Initial endovascular therapy improves amputation-free survival in critical limb ischaemia patients
Initial treatment with endovascular therapy results in better amputation-free survival in patients with critical limb ischaemia compared with open surgical bypass, according to a study presented at the American Heart Association Scientific Session 2018 (AHA 2018), held in Chicago, Illinois.
In contrast, the endovascular-first approach appears to be associated with a higher rate of reintervention.
Of 16,800 participants (mean age 71±12 years; 59 percent male) with a lower extremity wound, 10,830 received initial endovascular therapy (mean age 70±12 years; 59 percent male) while 5,970 (mean age 71±12 years; 59 percent male) underwent initial open surgical bypass. Those in the endovascular-first group were slightly but significantly younger than patients in the open surgery group (p<0.001). [AHA 2018, abstract 75]
At baseline, congestive heart failure was reported in 18 percent of the total sample and was more common in the endovascular-first group (19 percent vs 15 percent; p<0.001). The same was true for renal failure (36 percent vs 24 percent; p<0.001) and coronary artery disease (36 percent vs 32 percent; p=0.007), while diabetes mellitus was more common in the open bypass group (44 percent vs 30 percent; p<0.05).
After propensity weighting, Kaplan-Meier analysis with inverse probability weighting showed that amputation-free survival was significantly worse in patients who underwent open surgical bypass (hazard ratio [HR], 1.16; 95 percent CI, 1.12–1.2), with the disadvantage persisting up to 80 months after the procedure.
On the other hand, open surgical bypass was associated with significantly better freedom from revascularization procedures compared with the initial endovascular treatment (HR, 0.87; 0.83–0.91).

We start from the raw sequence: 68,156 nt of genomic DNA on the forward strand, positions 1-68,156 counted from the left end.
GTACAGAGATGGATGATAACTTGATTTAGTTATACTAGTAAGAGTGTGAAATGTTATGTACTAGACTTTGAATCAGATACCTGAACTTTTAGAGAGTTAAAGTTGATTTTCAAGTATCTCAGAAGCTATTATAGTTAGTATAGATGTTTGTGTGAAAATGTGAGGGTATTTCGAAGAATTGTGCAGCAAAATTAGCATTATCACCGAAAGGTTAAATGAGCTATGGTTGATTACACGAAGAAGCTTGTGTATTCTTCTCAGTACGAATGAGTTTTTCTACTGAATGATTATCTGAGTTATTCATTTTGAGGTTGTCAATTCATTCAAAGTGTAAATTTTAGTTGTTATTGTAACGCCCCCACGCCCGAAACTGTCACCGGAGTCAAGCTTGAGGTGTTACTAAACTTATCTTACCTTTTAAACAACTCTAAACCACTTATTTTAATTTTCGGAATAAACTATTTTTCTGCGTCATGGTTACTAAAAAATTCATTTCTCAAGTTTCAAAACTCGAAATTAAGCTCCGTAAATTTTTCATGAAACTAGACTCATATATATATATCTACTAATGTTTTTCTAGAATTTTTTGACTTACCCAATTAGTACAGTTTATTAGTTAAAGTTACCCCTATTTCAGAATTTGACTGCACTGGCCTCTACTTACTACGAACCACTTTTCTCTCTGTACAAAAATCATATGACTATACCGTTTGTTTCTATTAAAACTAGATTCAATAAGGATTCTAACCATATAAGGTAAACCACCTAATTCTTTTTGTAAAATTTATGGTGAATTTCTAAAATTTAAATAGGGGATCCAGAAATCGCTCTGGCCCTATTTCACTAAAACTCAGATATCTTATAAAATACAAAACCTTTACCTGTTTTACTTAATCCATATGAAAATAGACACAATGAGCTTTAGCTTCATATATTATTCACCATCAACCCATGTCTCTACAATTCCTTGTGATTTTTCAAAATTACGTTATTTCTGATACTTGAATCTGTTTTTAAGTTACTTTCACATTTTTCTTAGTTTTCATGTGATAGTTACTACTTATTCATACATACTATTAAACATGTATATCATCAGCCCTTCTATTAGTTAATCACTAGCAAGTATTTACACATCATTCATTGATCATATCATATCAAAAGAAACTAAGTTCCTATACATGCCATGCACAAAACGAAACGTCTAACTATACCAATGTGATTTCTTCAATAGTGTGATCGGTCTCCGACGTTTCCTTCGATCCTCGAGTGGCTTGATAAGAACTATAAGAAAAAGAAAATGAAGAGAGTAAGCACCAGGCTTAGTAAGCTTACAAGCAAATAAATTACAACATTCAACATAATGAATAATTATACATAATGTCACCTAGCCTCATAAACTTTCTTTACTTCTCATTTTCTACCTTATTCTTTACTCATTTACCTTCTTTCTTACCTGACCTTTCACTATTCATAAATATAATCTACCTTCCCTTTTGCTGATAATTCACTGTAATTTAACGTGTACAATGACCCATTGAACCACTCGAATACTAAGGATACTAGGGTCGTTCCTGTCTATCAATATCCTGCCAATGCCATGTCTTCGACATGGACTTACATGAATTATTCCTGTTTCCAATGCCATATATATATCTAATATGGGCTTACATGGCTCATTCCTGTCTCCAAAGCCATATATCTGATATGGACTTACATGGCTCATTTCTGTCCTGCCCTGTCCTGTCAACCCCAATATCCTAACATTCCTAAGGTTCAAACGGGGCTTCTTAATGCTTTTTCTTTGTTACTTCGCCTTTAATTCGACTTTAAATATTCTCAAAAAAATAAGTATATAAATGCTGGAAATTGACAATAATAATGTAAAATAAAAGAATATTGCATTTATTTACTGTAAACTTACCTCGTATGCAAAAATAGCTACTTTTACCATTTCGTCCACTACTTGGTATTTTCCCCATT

Moreover, the revascularization experience of a medical centre is an important factor for improved outcomes. Cox proportional hazards modelling showed that relative to high-volume centres, initial treatment with endovascular therapy (HR, 1.25; 1.14–1.36) or open surgical bypass (HR, 1.30; 1.16–1.46) in medium-volume centres led to significantly worse amputation-free survival.
Similar findings were reported for initial treatment at a centre with low (endovascular therapy: HR, 1.23; 1.06–1.42; open surgical bypass: HR, 1.13; 0.93–1.38) or no (endovascular therapy: HR, 1.07; 0.93–1.23; open surgical bypass: HR, 1.49; 1.19–1.87) revascularization experience.
Aside from the difference in experience in dealing with such cases, researchers explained that this finding may also “be due to improved resources at high-volume centres.”
For the present study, researchers accessed California state-wide data to identify all patients with lower extremity ulcers and who had been diagnosed with peripheral artery disease/diabetes mellitus. Those who underwent a revascularization procedure from 2005 to 2013 were eligible for inclusion, while those with diabetes mellitus alone were excluded.
“Critical limb ischaemia remains a difficult disease to treat with limited level-1 data,” said researchers. “For patients with evidence of arterial disease, revascularization is essential to improve blood flow and allow healing.”
The findings of the present study suggest that while initial endovascular therapy is superior in terms of amputation-free survival, there is a need for better strategies to reduce its failure rate, researchers continued. “Transfer to high-volume centres should be considered early to decrease risk of amputation death.”
There is also a need for future studies to determine whether or not early recognition and intervention through revascularization results in lower amputation risks, they added.